As the nation waits anxiously for the forthcoming lockdown-exit announcement on the 22 February 2021, think tank Out To Perform and the Coalition for Open Air Theatre delivered a letter to the Secretary of State Oliver Dowden, making a request on behalf of performing arts of all kinds, to allow the outdoor performing arts to spearhead the sector’s return at the earliest opportunity, due to the inherently Covid-safer environment of the rapid dispersal of aerosols outside. Signatories, along with 60 other names, included Annilese Miskimmon (artistic director, English National Opera); Catherine Mallyon (executive director, Royal Shakespeare Company); Neil Constable (chief executive, Shakespeare’s Globe); Oliver Mears (director of opera, Royal Opera House); and Michelle Cawardine-Palmer (executive director, Kneehigh).
Last year’s decision to allow live outdoor performance to restart on 11 July, followed the Coalition for Open Air Theatre’s recommendations. Out to Perform estimates the impact of this decision allowed 500,000 people able to experience the joy of attending small-scale live performances last year, generating circa £7 million in revenue.
The government’s policies also enabled outdoor carol singing in England to take place after 2 December following Out To Perform’s Save Carol Singing campaign, giving an estimated 100,000 people the pleasure of singing together safely for the first time since March.
The collective has requested that as the government continues to manage the difficult balance of unlocking of the economy whilst protecting public health, it should consider allowing the segment of the performing arts with the lowest Covid risks to lead the national cultural revival and reopen after lockdown ends.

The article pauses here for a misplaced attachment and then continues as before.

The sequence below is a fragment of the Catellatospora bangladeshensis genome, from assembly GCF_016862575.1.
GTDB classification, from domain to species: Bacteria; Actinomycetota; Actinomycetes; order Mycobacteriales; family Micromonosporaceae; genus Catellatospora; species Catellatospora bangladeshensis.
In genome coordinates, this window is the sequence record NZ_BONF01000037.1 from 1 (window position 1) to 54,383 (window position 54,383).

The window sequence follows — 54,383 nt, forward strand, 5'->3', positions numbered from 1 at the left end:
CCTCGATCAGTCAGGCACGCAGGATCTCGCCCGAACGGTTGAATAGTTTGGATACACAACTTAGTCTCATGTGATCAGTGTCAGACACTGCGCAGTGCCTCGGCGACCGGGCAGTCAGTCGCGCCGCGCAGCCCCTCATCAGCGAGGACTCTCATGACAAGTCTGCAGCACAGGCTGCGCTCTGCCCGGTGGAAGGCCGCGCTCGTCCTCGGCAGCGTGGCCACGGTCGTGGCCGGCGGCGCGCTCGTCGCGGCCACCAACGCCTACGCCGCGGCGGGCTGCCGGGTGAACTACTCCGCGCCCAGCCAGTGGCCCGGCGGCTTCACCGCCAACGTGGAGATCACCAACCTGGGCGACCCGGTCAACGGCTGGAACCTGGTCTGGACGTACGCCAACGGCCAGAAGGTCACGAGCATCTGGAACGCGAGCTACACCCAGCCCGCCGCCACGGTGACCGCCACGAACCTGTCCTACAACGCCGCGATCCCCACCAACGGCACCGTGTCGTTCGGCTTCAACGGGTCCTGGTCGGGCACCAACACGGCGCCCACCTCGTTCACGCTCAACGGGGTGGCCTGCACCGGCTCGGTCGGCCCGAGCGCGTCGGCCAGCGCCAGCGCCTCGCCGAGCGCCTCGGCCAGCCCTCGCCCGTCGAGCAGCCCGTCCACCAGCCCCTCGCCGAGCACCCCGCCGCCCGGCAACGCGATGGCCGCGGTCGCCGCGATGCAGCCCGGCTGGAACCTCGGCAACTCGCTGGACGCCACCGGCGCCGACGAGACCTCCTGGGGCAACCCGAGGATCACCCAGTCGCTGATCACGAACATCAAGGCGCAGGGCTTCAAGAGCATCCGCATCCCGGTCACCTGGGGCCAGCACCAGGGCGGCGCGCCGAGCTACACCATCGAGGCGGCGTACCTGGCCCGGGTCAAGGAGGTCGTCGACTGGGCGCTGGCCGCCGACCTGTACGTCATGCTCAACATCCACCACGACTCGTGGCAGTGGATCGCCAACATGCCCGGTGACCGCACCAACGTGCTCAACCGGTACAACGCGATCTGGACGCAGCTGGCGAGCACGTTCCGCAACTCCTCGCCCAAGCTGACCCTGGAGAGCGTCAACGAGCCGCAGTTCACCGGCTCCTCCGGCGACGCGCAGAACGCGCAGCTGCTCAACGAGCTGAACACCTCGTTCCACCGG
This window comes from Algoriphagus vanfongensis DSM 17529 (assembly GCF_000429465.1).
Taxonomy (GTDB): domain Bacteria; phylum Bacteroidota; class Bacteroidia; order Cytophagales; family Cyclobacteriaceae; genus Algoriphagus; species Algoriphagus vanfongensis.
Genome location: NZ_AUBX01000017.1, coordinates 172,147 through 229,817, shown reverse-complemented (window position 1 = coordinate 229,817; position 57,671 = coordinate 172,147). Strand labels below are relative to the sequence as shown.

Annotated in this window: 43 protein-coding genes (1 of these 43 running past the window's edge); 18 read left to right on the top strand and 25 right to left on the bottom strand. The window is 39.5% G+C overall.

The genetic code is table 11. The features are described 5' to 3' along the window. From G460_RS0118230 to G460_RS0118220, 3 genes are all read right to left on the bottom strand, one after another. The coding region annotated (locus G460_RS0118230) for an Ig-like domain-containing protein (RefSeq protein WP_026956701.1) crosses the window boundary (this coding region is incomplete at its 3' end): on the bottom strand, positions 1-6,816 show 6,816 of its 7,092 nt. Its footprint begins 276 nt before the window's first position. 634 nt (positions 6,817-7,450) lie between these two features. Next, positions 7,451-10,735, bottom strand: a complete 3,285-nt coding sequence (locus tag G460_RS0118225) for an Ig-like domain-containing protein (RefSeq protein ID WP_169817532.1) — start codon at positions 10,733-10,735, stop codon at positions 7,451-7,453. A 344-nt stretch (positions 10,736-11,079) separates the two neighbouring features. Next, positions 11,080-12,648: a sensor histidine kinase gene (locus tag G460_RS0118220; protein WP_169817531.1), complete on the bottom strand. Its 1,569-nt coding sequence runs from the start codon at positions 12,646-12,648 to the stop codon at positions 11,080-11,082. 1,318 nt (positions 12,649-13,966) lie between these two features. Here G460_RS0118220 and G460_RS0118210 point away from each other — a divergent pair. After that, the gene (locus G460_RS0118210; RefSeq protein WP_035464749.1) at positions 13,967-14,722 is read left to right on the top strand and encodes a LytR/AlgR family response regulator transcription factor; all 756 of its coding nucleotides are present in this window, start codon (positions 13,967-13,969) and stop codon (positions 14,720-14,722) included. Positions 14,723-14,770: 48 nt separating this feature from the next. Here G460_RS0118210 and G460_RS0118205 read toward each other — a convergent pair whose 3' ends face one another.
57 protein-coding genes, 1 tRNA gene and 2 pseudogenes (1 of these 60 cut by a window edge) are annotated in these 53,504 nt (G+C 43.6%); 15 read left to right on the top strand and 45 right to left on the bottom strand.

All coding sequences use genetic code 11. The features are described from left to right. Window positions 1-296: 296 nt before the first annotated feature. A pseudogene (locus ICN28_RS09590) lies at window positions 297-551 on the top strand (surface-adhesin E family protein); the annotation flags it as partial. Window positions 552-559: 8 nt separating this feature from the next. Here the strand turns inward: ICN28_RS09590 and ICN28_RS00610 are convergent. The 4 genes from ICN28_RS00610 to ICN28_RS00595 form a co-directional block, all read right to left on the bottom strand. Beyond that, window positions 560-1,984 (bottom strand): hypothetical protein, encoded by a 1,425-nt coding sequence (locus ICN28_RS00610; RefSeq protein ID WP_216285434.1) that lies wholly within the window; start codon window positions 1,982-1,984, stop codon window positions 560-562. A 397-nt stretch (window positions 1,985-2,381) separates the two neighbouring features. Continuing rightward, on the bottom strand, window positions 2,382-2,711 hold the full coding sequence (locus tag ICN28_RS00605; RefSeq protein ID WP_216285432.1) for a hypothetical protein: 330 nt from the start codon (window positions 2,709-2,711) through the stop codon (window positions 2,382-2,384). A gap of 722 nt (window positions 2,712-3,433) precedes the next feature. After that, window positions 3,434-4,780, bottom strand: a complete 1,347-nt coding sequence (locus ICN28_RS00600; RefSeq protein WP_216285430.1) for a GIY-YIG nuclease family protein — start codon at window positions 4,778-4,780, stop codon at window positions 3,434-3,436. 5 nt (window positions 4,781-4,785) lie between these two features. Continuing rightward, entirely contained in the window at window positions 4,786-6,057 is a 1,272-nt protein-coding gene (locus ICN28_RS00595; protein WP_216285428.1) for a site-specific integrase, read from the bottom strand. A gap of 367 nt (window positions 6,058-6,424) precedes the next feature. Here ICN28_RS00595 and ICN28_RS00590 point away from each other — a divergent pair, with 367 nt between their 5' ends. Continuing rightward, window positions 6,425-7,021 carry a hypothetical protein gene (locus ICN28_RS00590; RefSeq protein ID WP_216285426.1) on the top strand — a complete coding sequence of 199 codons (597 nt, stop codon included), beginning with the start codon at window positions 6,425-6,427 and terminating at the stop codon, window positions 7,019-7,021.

Whilst the public narrative focuses on the big-ticket outdoor summer festivals, which are unlikely to operate this year due to their scale, style and long lead-times, OTP and COAT believe that focusing on smaller scale and more local outdoor events can more than fill their place, kickstarting the cultural renaissance of the UK.
The signatories to the letter, who have amassed vast experience in being able to apply rigorous Covid-prevention protocols, are hopeful that they can provide the government with advice and support, which leads to setting out a roadmap which will lead to an earlier national revival of the performing arts, by focusing on the part of the sector most easy to make safe. To that end it hopes that the government will consider events that are initially:
- Outdoors: where the air is Covid-safer
- Local: where audiences will, initially, be primarily from the local area
- Small-scale: under c.500 people
- Controlled seating: where social distancing can be much more easily managed between bubbles
Stuart Barr, founder/CEO, Out To Perform, said:
“We believe this is the earliest safe route for the nation to enjoy the uplift that only live entertainment can bring, as well as supporting jobs across the country. Covid is a terrible disease, and the government is right to do everything it can to reduce risk of serious illness. But DCMS guidance already states that outdoor performances are much safer than indoors due to the quick dispersal of aerosols.”
Zoe Curnow, executive director of The Minack Theatre, added: “We are optimistic that, as long as events comply with protocols such as the well-established social distancing measures, the government will consider allowing the legion of experienced arts professionals to begin preparing for outdoor performances to resume.”